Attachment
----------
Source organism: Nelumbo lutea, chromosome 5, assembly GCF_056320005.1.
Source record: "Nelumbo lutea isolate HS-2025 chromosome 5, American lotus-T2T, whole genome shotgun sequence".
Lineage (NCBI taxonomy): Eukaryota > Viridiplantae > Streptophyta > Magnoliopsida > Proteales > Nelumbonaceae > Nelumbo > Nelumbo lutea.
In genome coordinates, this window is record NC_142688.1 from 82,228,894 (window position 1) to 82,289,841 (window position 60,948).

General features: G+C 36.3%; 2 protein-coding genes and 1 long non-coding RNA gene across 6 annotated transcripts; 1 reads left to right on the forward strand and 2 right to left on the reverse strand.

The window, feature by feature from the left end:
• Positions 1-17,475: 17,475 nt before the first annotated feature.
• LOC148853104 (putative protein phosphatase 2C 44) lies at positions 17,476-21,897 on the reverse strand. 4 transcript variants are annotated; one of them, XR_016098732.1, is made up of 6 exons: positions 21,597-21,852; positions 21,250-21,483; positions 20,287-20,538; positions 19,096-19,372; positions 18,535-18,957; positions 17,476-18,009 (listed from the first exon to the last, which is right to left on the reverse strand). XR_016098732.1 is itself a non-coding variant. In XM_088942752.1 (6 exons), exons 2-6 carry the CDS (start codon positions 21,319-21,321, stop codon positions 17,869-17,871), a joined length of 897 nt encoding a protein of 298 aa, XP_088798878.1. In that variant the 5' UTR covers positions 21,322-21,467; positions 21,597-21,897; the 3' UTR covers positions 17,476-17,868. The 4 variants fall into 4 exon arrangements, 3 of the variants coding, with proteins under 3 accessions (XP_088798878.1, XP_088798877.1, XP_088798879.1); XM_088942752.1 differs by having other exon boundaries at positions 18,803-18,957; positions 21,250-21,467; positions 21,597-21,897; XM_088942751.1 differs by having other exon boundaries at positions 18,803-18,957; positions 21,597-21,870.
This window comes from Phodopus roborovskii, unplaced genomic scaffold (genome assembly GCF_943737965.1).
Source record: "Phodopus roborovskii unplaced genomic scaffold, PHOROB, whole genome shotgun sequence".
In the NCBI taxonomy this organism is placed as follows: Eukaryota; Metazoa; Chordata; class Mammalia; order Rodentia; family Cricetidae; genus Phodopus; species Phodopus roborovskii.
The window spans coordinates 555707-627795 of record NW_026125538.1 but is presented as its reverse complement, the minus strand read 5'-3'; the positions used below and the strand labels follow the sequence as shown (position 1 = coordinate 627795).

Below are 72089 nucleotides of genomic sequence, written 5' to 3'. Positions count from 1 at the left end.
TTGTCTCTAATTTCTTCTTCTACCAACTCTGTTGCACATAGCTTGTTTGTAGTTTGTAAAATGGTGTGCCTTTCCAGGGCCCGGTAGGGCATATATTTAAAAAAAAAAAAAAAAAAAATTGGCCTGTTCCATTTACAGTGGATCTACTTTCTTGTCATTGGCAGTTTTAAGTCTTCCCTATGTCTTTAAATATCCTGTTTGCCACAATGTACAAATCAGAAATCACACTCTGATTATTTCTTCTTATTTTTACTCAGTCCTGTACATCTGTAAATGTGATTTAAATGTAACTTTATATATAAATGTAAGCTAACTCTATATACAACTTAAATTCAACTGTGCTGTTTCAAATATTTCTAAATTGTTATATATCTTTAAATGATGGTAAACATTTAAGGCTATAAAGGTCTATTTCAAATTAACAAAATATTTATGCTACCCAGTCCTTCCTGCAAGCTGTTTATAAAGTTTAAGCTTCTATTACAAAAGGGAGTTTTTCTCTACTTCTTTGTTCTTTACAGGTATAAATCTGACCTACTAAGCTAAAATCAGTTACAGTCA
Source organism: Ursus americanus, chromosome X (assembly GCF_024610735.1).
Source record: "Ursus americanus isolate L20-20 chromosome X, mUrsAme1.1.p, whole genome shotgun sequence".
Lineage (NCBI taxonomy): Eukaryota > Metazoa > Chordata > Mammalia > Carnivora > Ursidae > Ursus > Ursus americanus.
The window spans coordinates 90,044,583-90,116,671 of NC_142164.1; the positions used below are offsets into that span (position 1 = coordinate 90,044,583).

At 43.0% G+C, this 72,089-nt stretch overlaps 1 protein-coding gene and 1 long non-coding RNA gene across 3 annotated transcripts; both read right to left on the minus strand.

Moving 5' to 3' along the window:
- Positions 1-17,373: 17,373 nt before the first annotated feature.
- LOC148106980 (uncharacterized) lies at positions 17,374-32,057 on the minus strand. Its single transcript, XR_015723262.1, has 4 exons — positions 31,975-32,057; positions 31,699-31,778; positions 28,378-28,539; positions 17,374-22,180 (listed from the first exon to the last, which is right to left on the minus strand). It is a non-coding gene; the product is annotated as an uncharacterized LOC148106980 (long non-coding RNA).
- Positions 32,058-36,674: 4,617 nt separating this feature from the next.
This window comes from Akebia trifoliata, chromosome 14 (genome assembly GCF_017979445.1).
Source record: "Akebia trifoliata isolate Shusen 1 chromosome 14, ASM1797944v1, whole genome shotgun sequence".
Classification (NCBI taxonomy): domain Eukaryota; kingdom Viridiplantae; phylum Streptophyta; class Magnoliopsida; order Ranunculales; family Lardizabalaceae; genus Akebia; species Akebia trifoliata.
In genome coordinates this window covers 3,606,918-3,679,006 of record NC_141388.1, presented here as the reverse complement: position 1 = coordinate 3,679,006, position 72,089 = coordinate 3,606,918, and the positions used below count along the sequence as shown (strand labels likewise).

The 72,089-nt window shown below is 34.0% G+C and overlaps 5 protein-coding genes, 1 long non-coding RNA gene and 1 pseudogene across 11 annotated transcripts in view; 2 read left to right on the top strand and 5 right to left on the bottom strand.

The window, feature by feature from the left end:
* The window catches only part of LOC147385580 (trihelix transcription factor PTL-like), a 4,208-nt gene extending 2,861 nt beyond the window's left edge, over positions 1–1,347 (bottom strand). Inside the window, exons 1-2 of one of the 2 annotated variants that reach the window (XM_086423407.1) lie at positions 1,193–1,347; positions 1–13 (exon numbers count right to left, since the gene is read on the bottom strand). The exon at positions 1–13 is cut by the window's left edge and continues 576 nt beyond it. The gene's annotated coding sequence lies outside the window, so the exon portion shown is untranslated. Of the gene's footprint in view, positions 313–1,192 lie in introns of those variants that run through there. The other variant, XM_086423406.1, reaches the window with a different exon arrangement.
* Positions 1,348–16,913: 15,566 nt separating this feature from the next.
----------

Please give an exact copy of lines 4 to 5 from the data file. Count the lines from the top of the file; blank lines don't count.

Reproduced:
In genome coordinates, this window is record NC_142688.1 from 82,228,894 (window position 1) to 82,289,841 (window position 60,948).

General features: G+C 36.3%; 2 protein-coding genes and 1 long non-coding RNA gene across 6 annotated transcripts; 1 reads left to right on the forward strand and 2 right to left on the reverse strand.